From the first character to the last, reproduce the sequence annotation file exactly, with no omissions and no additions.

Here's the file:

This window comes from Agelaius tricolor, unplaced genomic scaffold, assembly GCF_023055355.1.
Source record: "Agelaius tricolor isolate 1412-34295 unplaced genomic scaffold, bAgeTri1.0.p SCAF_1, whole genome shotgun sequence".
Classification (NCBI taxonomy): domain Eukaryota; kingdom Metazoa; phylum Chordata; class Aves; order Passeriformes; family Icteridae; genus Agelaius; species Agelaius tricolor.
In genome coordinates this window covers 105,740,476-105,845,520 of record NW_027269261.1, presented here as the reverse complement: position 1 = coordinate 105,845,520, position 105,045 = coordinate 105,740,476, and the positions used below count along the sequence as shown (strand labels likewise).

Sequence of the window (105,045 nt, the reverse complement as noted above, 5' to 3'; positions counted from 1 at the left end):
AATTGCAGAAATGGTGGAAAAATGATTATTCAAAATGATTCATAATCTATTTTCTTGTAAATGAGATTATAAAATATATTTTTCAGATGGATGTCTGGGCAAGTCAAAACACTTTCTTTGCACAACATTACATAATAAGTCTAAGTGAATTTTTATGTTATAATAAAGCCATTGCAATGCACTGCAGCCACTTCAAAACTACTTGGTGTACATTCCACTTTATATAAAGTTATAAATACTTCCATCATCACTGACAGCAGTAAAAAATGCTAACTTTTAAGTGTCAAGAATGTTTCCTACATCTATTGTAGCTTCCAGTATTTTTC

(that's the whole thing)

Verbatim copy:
This window comes from Agelaius tricolor, unplaced genomic scaffold, assembly GCF_023055355.1.
Source record: "Agelaius tricolor isolate 1412-34295 unplaced genomic scaffold, bAgeTri1.0.p SCAF_1, whole genome shotgun sequence".
Classification (NCBI taxonomy): domain Eukaryota; kingdom Metazoa; phylum Chordata; class Aves; order Passeriformes; family Icteridae; genus Agelaius; species Agelaius tricolor.
In genome coordinates this window covers 105,740,476-105,845,520 of record NW_027269261.1, presented here as the reverse complement: position 1 = coordinate 105,845,520, position 105,045 = coordinate 105,740,476, and the positions used below count along the sequence as shown (strand labels likewise).

Sequence of the window (105,045 nt, the reverse complement as noted above, 5' to 3'; positions counted from 1 at the left end):
AATTGCAGAAATGGTGGAAAAATGATTATTCAAAATGATTCATAATCTATTTTCTTGTAAATGAGATTATAAAATATATTTTTCAGATGGATGTCTGGGCAAGTCAAAACACTTTCTTTGCACAACATTACATAATAAGTCTAAGTGAATTTTTATGTTATAATAAAGCCATTGCAATGCACTGCAGCCACTTCAAAACTACTTGGTGTACATTCCACTTTATATAAAGTTATAAATACTTCCATCATCACTGACAGCAGTAAAAAATGCTAACTTTTAAGTGTCAAGAATGTTTCCTACATCTATTGTAGCTTCCAGTATTTTTC